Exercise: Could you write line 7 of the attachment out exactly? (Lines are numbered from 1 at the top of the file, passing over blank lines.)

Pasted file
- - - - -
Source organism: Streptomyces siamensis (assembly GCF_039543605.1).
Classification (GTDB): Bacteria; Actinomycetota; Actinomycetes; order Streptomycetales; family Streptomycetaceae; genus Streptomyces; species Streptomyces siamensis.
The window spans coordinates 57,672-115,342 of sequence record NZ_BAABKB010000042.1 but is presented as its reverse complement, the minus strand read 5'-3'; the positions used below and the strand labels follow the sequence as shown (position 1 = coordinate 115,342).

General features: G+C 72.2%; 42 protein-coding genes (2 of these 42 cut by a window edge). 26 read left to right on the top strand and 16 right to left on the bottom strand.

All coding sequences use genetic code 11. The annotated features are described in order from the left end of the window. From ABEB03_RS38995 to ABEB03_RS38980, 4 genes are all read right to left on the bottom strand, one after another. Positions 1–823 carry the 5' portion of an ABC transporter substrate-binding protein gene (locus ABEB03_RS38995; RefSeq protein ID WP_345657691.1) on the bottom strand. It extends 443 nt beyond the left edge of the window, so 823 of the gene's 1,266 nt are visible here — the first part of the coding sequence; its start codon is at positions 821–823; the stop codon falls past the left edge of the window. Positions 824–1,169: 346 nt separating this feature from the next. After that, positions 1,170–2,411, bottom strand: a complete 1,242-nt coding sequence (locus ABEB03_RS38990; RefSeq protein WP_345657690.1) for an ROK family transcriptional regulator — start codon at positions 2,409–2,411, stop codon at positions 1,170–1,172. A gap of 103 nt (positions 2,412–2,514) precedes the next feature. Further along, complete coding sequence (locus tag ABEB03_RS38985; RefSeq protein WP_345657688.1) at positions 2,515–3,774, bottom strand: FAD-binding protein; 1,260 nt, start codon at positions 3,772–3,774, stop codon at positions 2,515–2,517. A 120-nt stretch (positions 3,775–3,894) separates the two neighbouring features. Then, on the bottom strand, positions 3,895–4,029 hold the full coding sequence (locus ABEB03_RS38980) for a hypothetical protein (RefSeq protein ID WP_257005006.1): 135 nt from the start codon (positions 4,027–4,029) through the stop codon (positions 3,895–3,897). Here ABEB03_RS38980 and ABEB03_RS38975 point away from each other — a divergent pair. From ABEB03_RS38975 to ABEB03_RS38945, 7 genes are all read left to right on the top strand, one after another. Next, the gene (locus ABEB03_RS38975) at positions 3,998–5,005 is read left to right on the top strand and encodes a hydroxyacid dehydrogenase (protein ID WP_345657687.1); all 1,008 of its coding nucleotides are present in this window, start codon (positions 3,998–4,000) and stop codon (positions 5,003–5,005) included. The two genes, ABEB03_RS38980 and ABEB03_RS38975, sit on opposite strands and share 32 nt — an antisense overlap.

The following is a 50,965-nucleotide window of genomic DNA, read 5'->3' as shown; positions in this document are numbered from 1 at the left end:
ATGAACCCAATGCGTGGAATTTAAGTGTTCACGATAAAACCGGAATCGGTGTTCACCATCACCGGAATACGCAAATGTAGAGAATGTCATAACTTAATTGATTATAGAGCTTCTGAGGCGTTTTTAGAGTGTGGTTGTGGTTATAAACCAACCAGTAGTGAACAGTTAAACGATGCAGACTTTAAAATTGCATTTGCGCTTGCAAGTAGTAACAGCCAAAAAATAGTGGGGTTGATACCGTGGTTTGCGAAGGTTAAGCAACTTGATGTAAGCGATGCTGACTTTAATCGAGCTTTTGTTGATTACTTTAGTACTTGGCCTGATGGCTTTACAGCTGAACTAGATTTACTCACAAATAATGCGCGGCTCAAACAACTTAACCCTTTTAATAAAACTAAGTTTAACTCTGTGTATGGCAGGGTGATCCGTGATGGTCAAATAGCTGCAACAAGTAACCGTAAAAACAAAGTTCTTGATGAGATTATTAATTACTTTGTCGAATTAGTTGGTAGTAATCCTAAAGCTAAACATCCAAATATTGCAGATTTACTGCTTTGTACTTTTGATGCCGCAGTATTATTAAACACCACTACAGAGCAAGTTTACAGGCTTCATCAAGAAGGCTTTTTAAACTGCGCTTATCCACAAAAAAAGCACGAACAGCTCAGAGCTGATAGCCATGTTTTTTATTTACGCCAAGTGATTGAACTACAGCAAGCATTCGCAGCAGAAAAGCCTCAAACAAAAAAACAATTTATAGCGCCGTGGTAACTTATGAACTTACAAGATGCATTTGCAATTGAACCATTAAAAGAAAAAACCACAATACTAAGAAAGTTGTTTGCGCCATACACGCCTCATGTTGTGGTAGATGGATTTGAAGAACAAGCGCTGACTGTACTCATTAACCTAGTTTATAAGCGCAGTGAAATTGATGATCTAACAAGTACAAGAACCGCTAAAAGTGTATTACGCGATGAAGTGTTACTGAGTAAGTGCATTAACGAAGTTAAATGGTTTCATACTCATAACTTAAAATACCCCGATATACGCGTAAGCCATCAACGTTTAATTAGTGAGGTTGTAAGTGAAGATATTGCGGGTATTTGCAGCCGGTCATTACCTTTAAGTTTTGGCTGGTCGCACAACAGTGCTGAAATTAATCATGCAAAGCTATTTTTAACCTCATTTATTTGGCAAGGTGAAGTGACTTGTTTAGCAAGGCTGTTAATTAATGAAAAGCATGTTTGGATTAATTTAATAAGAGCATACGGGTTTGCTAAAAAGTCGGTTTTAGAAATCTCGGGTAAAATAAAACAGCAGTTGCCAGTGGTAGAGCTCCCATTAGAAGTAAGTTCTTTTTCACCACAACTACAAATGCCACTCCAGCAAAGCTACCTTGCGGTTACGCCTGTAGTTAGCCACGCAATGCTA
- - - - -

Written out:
ATGAACCCAATGCGTGGAATTTAAGTGTTCACGATAAAACCGGAATCGGTGTTCACCATCACCGGAATACGCAAATGTAGAGAATGTCATAACTTAATTGATTATAGAGCTTCTGAGGCGTTTTTAGAGTGTGGTTGTGGTTATAAACCAACCAGTAGTGAACAGTTAAACGATGCAGACTTTAAAATTGCATTTGCGCTTGCAAGTAGTAACAGCCAAAAAATAGTGGGGTTGATACCGTGGTTTGCGAAGGTTAAGCAACTTGATGTAAGCGATGCTGACTTTAATCGAGCTTTTGTTGATTACTTTAGTACTTGGCCTGATGGCTTTACAGCTGAACTAGATTTACTCACAAATAATGCGCGGCTCAAACAACTTAACCCTTTTAATAAAACTAAGTTTAACTCTGTGTATGGCAGGGTGATCCGTGATGGTCAAATAGCTGCAACAAGTAACCGTAAAAACAAAGTTCTTGATGAGATTATTAATTACTTTGTCGAATTAGTTGGTAGTAATCCTAAAGCTAAACATCCAAATATTGCAGATTTACTGCTTTGTACTTTTGATGCCGCAGTATTATTAAACACCACTACAGAGCAAGTTTACAGGCTTCATCAAGAAGGCTTTTTAAACTGCGCTTATCCACAAAAAAAGCACGAACAGCTCAGAGCTGATAGCCATGTTTTTTATTTACGCCAAGTGATTGAACTACAGCAAGCATTCGCAGCAGAAAAGCCTCAAACAAAAAAACAATTTATAGCGCCGTGGTAACTTATGAACTTACAAGATGCATTTGCAATTGAACCATTAAAAGAAAAAACCACAATACTAAGAAAGTTGTTTGCGCCATACACGCCTCATGTTGTGGTAGATGGATTTGAAGAACAAGCGCTGACTGTACTCATTAACCTAGTTTATAAGCGCAGTGAAATTGATGATCTAACAAGTACAAGAACCGCTAAAAGTGTATTACGCGATGAAGTGTTACTGAGTAAGTGCATTAACGAAGTTAAATGGTTTCATACTCATAACTTAAAATACCCCGATATACGCGTAAGCCATCAACGTTTAATTAGTGAGGTTGTAAGTGAAGATATTGCGGGTATTTGCAGCCGGTCATTACCTTTAAGTTTTGGCTGGTCGCACAACAGTGCTGAAATTAATCATGCAAAGCTATTTTTAACCTCATTTATTTGGCAAGGTGAAGTGACTTGTTTAGCAAGGCTGTTAATTAATGAAAAGCATGTTTGGATTAATTTAATAAGAGCATACGGGTTTGCTAAAAAGTCGGTTTTAGAAATCTCGGGTAAAATAAAACAGCAGTTGCCAGTGGTAGAGCTCCCATTAGAAGTAAGTTCTTTTTCACCACAACTACAAATGCCACTCCAGCAAAGCTACCTTGCGGTTACGCCTGTAGTTAGCCACGCAATGCTA